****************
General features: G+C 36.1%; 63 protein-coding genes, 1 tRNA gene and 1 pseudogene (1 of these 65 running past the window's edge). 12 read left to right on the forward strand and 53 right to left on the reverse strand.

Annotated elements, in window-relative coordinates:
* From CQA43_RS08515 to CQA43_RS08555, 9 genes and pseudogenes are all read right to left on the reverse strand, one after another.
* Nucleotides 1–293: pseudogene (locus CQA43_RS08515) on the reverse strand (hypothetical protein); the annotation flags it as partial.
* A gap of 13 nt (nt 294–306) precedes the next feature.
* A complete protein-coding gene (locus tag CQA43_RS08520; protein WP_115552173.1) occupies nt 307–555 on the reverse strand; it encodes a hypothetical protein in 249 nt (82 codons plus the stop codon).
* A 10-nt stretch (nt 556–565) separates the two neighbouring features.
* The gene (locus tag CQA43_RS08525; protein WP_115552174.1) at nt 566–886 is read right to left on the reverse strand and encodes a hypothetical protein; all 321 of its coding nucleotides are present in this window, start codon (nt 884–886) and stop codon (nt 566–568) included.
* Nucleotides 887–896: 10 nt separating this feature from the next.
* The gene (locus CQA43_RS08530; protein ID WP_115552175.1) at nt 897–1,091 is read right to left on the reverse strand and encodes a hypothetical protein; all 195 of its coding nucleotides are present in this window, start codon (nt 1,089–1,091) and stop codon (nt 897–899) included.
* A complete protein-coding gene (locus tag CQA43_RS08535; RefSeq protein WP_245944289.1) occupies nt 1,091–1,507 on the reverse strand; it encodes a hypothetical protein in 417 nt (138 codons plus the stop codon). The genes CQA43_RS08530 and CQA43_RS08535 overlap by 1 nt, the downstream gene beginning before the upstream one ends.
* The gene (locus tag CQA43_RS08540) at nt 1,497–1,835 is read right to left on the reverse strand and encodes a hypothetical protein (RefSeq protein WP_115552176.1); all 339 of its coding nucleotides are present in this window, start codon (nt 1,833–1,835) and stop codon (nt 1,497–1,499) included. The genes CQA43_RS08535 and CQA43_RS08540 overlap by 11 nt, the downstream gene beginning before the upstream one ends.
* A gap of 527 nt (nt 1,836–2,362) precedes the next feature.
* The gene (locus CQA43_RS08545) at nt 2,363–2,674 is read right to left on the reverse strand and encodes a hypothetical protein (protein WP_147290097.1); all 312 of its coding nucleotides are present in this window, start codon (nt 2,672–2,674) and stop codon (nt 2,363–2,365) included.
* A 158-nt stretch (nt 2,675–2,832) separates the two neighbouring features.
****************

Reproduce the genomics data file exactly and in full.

General features: G+C 36.1%; 63 protein-coding genes, 1 tRNA gene and 1 pseudogene (1 of these 65 running past the window's edge). 12 read left to right on the forward strand and 53 right to left on the reverse strand.

Annotated elements, in window-relative coordinates:
* From CQA43_RS08515 to CQA43_RS08555, 9 genes and pseudogenes are all read right to left on the reverse strand, one after another.
* Nucleotides 1–293: pseudogene (locus CQA43_RS08515) on the reverse strand (hypothetical protein); the annotation flags it as partial.
* A gap of 13 nt (nt 294–306) precedes the next feature.
* A complete protein-coding gene (locus tag CQA43_RS08520; protein WP_115552173.1) occupies nt 307–555 on the reverse strand; it encodes a hypothetical protein in 249 nt (82 codons plus the stop codon).
* A 10-nt stretch (nt 556–565) separates the two neighbouring features.
* The gene (locus tag CQA43_RS08525; protein WP_115552174.1) at nt 566–886 is read right to left on the reverse strand and encodes a hypothetical protein; all 321 of its coding nucleotides are present in this window, start codon (nt 884–886) and stop codon (nt 566–568) included.
* Nucleotides 887–896: 10 nt separating this feature from the next.
* The gene (locus CQA43_RS08530; protein ID WP_115552175.1) at nt 897–1,091 is read right to left on the reverse strand and encodes a hypothetical protein; all 195 of its coding nucleotides are present in this window, start codon (nt 1,089–1,091) and stop codon (nt 897–899) included.
* A complete protein-coding gene (locus tag CQA43_RS08535; RefSeq protein WP_245944289.1) occupies nt 1,091–1,507 on the reverse strand; it encodes a hypothetical protein in 417 nt (138 codons plus the stop codon). The genes CQA43_RS08530 and CQA43_RS08535 overlap by 1 nt, the downstream gene beginning before the upstream one ends.
* The gene (locus tag CQA43_RS08540) at nt 1,497–1,835 is read right to left on the reverse strand and encodes a hypothetical protein (RefSeq protein WP_115552176.1); all 339 of its coding nucleotides are present in this window, start codon (nt 1,833–1,835) and stop codon (nt 1,497–1,499) included. The genes CQA43_RS08535 and CQA43_RS08540 overlap by 11 nt, the downstream gene beginning before the upstream one ends.
* A gap of 527 nt (nt 1,836–2,362) precedes the next feature.
* The gene (locus CQA43_RS08545) at nt 2,363–2,674 is read right to left on the reverse strand and encodes a hypothetical protein (protein WP_147290097.1); all 312 of its coding nucleotides are present in this window, start codon (nt 2,672–2,674) and stop codon (nt 2,363–2,365) included.
* A 158-nt stretch (nt 2,675–2,832) separates the two neighbouring features.